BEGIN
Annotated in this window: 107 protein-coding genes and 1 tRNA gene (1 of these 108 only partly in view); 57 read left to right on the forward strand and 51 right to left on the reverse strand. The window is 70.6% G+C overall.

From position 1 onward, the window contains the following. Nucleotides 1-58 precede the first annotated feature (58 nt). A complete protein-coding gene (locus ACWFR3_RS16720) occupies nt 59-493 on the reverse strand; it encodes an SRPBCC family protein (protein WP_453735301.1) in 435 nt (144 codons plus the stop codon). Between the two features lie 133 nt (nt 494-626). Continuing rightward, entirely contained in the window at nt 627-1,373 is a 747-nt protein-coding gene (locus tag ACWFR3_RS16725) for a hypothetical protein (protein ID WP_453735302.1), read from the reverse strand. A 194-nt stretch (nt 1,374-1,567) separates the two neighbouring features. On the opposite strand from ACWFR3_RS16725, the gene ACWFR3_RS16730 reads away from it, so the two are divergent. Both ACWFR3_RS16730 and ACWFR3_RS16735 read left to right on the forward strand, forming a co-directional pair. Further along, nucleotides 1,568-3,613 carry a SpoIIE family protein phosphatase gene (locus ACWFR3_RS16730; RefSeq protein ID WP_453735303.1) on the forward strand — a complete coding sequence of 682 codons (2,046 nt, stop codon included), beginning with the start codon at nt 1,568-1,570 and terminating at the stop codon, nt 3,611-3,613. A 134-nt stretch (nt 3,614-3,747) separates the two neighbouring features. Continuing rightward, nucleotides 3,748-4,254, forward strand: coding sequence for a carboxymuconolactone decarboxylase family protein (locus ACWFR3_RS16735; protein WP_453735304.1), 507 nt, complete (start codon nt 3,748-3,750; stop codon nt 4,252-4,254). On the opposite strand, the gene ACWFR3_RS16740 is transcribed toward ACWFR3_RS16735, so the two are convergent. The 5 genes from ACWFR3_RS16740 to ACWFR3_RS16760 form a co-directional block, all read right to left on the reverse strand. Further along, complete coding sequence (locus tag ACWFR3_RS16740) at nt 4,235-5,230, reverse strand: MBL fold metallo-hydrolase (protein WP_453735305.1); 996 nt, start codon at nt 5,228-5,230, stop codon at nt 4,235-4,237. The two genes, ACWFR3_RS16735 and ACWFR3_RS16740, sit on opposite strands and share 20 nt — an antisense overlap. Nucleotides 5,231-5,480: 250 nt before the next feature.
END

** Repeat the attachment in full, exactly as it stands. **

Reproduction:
Annotated in this window: 107 protein-coding genes and 1 tRNA gene (1 of these 108 only partly in view); 57 read left to right on the forward strand and 51 right to left on the reverse strand. The window is 70.6% G+C overall.

From position 1 onward, the window contains the following. Nucleotides 1-58 precede the first annotated feature (58 nt). A complete protein-coding gene (locus ACWFR3_RS16720) occupies nt 59-493 on the reverse strand; it encodes an SRPBCC family protein (protein WP_453735301.1) in 435 nt (144 codons plus the stop codon). Between the two features lie 133 nt (nt 494-626). Continuing rightward, entirely contained in the window at nt 627-1,373 is a 747-nt protein-coding gene (locus tag ACWFR3_RS16725) for a hypothetical protein (protein ID WP_453735302.1), read from the reverse strand. A 194-nt stretch (nt 1,374-1,567) separates the two neighbouring features. On the opposite strand from ACWFR3_RS16725, the gene ACWFR3_RS16730 reads away from it, so the two are divergent. Both ACWFR3_RS16730 and ACWFR3_RS16735 read left to right on the forward strand, forming a co-directional pair. Further along, nucleotides 1,568-3,613 carry a SpoIIE family protein phosphatase gene (locus ACWFR3_RS16730; RefSeq protein ID WP_453735303.1) on the forward strand — a complete coding sequence of 682 codons (2,046 nt, stop codon included), beginning with the start codon at nt 1,568-1,570 and terminating at the stop codon, nt 3,611-3,613. A 134-nt stretch (nt 3,614-3,747) separates the two neighbouring features. Continuing rightward, nucleotides 3,748-4,254, forward strand: coding sequence for a carboxymuconolactone decarboxylase family protein (locus ACWFR3_RS16735; protein WP_453735304.1), 507 nt, complete (start codon nt 3,748-3,750; stop codon nt 4,252-4,254). On the opposite strand, the gene ACWFR3_RS16740 is transcribed toward ACWFR3_RS16735, so the two are convergent. The 5 genes from ACWFR3_RS16740 to ACWFR3_RS16760 form a co-directional block, all read right to left on the reverse strand. Further along, complete coding sequence (locus tag ACWFR3_RS16740) at nt 4,235-5,230, reverse strand: MBL fold metallo-hydrolase (protein WP_453735305.1); 996 nt, start codon at nt 5,228-5,230, stop codon at nt 4,235-4,237. The two genes, ACWFR3_RS16735 and ACWFR3_RS16740, sit on opposite strands and share 20 nt — an antisense overlap. Nucleotides 5,231-5,480: 250 nt before the next feature.